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Okanagan First Nations

Clothing


The full dress of the men consisted of moccasins, long leggings with belt, breechcloth or apron with shirt, cap or headband.  The women wore moccasins, short leggings, long dresses with cap or headband and sometimes a belt.  Besides these, there were also robes.  The only time that people went barefoot was when they were around the camps.  The clothes were made of the tanned hides of deer, elk, buffalo, antelope, caribou, and moose.  Sheepskin was never used because it tore too easily.

 

Everyone wore robes when it was cold and they also used blankets for sleeping in.  The common ones were the skins of deer, fawn, buffalo, beaver, marmot, coyote and lynx.  Capes that just fitted the shoulders were also worn by some of the women; these were made from such small animals as mink, marten, weasel, young fawn, flying squirrels, skunk, and marmot.  Some of the capes had necks, which were trimmed with pelts of fox, wolf or otter.  Sometimes both types of robes were worn like the ponchos of the Argentine cowboys.

 

The shirts of the men were usually made from two doeskins that were sewn together with heads at the top.  The sides were either laced or held together with a few stitches.  Breechcloths were made from soft tanned hides.  Sometimes they were drawn under the belt, leaving the ends to hang down like aprons.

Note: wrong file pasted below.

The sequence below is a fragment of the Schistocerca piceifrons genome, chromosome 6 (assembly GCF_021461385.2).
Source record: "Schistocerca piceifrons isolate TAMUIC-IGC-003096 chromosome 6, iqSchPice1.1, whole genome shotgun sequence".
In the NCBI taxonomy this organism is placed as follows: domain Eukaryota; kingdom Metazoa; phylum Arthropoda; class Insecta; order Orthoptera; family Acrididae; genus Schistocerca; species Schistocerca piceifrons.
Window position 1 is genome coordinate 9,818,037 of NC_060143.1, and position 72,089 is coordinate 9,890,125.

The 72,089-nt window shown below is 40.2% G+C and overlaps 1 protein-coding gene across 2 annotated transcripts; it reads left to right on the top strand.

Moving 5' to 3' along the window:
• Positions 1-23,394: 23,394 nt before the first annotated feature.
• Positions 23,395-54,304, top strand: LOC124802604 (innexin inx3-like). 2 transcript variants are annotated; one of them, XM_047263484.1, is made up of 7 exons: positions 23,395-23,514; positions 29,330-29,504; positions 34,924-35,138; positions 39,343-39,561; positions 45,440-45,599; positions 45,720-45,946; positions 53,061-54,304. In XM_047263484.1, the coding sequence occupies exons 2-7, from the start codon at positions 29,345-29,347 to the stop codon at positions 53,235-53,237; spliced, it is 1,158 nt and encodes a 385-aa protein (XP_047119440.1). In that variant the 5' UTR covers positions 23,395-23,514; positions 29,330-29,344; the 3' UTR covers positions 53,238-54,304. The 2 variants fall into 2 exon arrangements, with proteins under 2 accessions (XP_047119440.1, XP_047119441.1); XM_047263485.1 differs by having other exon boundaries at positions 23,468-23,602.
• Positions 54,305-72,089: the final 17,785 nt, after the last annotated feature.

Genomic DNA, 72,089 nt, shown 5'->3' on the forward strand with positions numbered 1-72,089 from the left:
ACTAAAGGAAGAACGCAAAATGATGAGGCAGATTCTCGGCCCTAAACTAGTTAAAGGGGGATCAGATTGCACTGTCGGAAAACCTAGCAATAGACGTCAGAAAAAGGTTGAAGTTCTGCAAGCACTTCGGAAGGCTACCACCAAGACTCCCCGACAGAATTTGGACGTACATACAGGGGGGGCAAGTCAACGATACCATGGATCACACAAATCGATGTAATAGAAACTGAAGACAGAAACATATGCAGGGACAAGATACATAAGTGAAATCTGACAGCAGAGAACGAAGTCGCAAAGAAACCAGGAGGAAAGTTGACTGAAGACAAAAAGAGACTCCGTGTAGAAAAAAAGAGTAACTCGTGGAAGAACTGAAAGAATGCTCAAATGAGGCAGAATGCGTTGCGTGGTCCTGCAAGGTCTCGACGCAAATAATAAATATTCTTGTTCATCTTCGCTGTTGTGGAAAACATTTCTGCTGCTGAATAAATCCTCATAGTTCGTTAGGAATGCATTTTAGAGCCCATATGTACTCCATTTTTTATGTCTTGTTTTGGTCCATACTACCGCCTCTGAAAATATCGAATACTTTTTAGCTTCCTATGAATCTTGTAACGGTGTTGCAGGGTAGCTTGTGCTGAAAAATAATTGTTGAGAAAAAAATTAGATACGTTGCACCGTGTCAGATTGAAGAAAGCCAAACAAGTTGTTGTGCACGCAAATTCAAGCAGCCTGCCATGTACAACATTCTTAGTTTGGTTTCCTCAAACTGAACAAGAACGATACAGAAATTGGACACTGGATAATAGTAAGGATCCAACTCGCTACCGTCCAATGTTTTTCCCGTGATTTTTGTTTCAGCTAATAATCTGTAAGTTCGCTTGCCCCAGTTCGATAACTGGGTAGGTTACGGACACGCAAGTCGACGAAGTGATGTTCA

Old men and boys also wore aprons of dressed skins and furs.  Leggings were made of skin and reached up to the thighs.  They were all fringed, the fringes being longer below the knees, and often decorated with beads and quills.  Garters were usually passed through slits on the outside the leggings so that they could be tightened, while at the same time leaving the fringes loose.

 

vokanagan5Woman in Traditional Dress 
by Sis-hu-lk (Francis Baptiste)
Most of the women’s dresses reached the calf of the leg, while a few nearly reached the ground.  Most had a cape or shoulder, which hung down over the arms and wrists.  All women wore leggings that reached to the knees and were fringed on the outside.

 

Moccasins were made of tanned buckskin on the outside.  The ones that were worn in the summer were pointed and were a good fit.  The winter ones were loosely made so as to give room for heavy footwear.  Sometimes this was pieces of fur; at other times they were padded with dry teased bark and tule.

 

Gloves were never used, but mittens took their place.  Some were quite short while others reached nearly up to the shoulders.  A whole skin of the coyote would be used for one mitten.  On long journeys over water, which would entail much paddling, mittens of lynx were generally used.

 

Caps and headbands were made from the fur of most animals.  Caps were also made from the head skins of birds and animals, the antlers of deer, and horns of antelope, goat and buffalo.  Eagle feather bonnets came into use after the horse had opened the way to the Plains.  Women’s caps were shaped like a fez and were decorated with quills, beads and shells.